Connecting state and local government leaders
In a new book, political science professor Steven Rogers argues that voters don’t have the tools to keep tabs on their lawmakers. That could impact how legislators do their jobs.
A central tenet of American democracy is that if politicians don’t do a good job representing their constituents, the public can vote them out of office. But when it comes to state legislatures, says one expert in a new book, that’s not how things work.
Steven Rogers, a political science professor at St. Louis University, argues in Accountability in State Legislatures that voters simply don’t punish or reward incumbents for their performance in office. Instead, the electoral fate of state legislators largely depends on factors that have almost nothing to do with their job performance, such as how the national economy is doing or which party the president is from.
“State legislators’ electoral fates … are more closely tied to the performance of the White House than the statehouse, casting doubt on prior explanations of state-level representation and the notion that ‘all politics are local,’” he wrote in the book.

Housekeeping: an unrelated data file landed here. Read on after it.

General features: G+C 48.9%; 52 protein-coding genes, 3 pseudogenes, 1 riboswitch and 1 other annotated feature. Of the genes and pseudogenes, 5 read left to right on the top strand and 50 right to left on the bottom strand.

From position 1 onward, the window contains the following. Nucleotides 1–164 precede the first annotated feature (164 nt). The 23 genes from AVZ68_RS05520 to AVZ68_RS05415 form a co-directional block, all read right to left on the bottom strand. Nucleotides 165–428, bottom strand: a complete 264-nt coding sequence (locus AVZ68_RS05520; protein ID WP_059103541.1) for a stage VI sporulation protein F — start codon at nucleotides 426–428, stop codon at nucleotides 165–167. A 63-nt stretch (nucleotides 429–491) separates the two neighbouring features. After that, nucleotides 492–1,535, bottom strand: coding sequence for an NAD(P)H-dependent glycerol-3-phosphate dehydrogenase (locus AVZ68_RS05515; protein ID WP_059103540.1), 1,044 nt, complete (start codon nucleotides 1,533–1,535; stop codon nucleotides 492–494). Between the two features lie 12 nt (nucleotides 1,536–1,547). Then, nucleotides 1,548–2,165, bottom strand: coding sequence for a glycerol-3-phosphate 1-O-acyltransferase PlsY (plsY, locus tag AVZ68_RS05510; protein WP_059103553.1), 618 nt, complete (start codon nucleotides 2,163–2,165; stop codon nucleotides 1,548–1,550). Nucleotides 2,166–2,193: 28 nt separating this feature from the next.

That sets up a situation where lawmakers can do whatever they want, as long as they’re in step with national trends. Democrats who ran for state legislature did very well in 2006 and 2008, only to get swept aside in 2010. But that’s not necessarily because those Democrats were suddenly doing a worse job in their state capitols; they came to office when the public was upset about the federal response to Hurricane Katrina and a collapsing economy, only to get caught up in the national backlash against Obamacare, Rogers explained.
“That’s troubling because it basically undermines the whole idea of elections being an accountability mechanism,” he said in an interview. “The legislator needs to have some sort of fear that, ‘If I do something bad, the voter is going to punish me. If the voter is then going to punish or reward me for things that I have nothing to do with, then what incentive do I have to do anything that the voter wants?’”